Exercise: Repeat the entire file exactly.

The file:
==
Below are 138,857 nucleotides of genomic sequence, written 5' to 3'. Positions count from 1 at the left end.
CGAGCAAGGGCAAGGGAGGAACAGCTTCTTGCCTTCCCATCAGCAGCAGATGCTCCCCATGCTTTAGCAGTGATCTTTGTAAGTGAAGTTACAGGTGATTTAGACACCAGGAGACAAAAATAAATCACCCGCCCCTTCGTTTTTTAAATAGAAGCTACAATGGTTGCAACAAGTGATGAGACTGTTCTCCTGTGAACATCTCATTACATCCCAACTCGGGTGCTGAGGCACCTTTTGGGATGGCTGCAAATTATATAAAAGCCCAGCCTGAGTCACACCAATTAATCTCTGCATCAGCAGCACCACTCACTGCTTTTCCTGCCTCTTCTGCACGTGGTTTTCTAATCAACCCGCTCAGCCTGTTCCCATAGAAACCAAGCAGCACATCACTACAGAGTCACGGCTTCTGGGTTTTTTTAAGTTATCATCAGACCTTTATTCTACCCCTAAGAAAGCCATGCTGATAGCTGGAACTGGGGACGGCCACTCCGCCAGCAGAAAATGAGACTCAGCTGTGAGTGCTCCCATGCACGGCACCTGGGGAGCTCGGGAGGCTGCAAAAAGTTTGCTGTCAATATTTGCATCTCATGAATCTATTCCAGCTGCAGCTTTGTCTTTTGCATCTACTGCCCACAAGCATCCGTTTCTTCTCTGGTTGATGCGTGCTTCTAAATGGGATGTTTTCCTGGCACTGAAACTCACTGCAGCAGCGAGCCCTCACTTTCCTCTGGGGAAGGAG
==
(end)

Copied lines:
Below are 138,857 nucleotides of genomic sequence, written 5' to 3'. Positions count from 1 at the left end.
CGAGCAAGGGCAAGGGAGGAACAGCTTCTTGCCTTCCCATCAGCAGCAGATGCTCCCCATGCTTTAGCAGTGATCTTTGTAAGTGAAGTTACAGGTGATTTAGACACCAGGAGACAAAAATAAATCACCCGCCCCTTCGTTTTTTAAATAGAAGCTACAATGGTTGCAACAAGTGATGAGACTGTTCTCCTGTGAACATCTCATTACATCCCAACTCGGGTGCTGAGGCACCTTTTGGGATGGCTGCAAATTATATAAAAGCCCAGCCTGAGTCACACCAATTAATCTCTGCATCAGCAGCACCACTCACTGCTTTTCCTGCCTCTTCTGCACGTGGTTTTCTAATCAACCCGCTCAGCCTGTTCCCATAGAAACCAAGCAGCACATCACTACAGAGTCACGGCTTCTGGGTTTTTTTAAGTTATCATCAGACCTTTATTCTACCCCTAAGAAAGCCATGCTGATAGCTGGAACTGGGGACGGCCACTCCGCCAGCAGAAAATGAGACTCAGCTGTGAGTGCTCCCATGCACGGCACCTGGGGAGCTCGGGAGGCTGCAAAAAGTTTGCTGTCAATATTTGCATCTCATGAATCTATTCCAGCTGCAGCTTTGTCTTTTGCATCTACTGCCCACAAGCATCCGTTTCTTCTCTGGTTGATGCGTGCTTCTAAATGGGATGTTTTCCTGGCACTGAAACTCACTGCAGCAGCGAGCCCTCACTTTCCTCTGGGGAAGGAG